The Middle East Respiratory Syndrome Coronavirus (MERS-CoV), which has the potential to be lethal, has been confirmed by the World Health Organisation (WHO) in Abu Dhabi as of Monday night.
A 28-year-old male who was brought to a hospital in Al Ain city in June tested positive for the virus, according to the UN organisation.
What is MERC?
It is common to catch the virus from animals like camels. There were no indications that the individual had come into contact with dromedary camels, though.
Health officials have examined 108 persons who were in contact with the man, but no secondary infections have been discovered as of yet, according to news agencies Reuters and WHO.
Additionally, there were no indications that the man had come into contact with the disease-carrying dromedary camels. Fever, coughing, and shortness of breath are some of the signs of the infection. The illness frequently causes pneumonia.
In 2012, Saudi Arabia reported the discovery of the Middle East Respiratory Syndrome Coronavirus (MERS-CoV).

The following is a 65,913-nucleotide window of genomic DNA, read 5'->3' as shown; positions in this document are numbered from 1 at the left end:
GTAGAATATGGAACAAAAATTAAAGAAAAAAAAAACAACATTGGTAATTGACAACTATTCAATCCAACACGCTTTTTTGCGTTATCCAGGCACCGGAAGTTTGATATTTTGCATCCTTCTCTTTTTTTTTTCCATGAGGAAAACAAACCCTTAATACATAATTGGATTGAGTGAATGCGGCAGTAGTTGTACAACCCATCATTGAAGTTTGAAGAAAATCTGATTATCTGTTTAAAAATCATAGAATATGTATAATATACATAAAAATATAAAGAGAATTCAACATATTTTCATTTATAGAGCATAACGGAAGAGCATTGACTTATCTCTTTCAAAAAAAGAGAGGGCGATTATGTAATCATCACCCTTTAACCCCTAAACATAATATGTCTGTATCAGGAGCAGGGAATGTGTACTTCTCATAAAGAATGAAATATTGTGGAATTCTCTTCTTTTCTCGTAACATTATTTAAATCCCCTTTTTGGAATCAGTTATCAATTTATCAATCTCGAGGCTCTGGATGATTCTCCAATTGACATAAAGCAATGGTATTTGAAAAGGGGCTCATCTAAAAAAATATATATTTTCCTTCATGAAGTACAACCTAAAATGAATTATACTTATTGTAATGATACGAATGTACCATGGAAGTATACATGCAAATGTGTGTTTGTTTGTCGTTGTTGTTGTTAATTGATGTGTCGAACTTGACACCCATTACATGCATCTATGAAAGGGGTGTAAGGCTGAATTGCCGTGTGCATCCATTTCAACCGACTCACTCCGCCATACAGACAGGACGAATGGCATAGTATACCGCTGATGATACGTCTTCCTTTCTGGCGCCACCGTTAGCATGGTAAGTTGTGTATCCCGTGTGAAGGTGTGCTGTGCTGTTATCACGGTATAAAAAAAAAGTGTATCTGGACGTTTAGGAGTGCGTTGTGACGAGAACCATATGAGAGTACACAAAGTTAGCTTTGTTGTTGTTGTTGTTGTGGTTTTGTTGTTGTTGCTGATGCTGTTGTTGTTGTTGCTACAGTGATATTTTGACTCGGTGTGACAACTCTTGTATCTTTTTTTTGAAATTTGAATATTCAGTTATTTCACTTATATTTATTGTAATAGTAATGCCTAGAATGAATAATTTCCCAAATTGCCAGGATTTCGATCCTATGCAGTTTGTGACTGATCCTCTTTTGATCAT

MERS cases have been reported in 27 nations since it was discovered, including Algeria, Austria, Bahrain, China, Egypt, France, Germany, Greece, the Islamic Republic of Iran, Italy, Jordan, Kuwait, Lebanon, Malaysia, the Netherlands, Oman, the Philippines, Qatar, Republic of Korea, Kingdom of Saudi Arabia, Thailand, Tunisia, Turkey, United Arab Emirates, United Kingdom, United States, and Yemen.
As many as 2,605 instances of the virus have been reported overall, and 936 deaths have been linked to them, according to the WHO.
A zootonic virus called MERS can spread from animals to humans. According to WHO data, unprotected contact with infectious dromedary camels is how most people in Saudi Arabia became ill.
Fever, coughing, and shortness of breath are some of the signs of the virus, which in certain cases can cause pneumonia.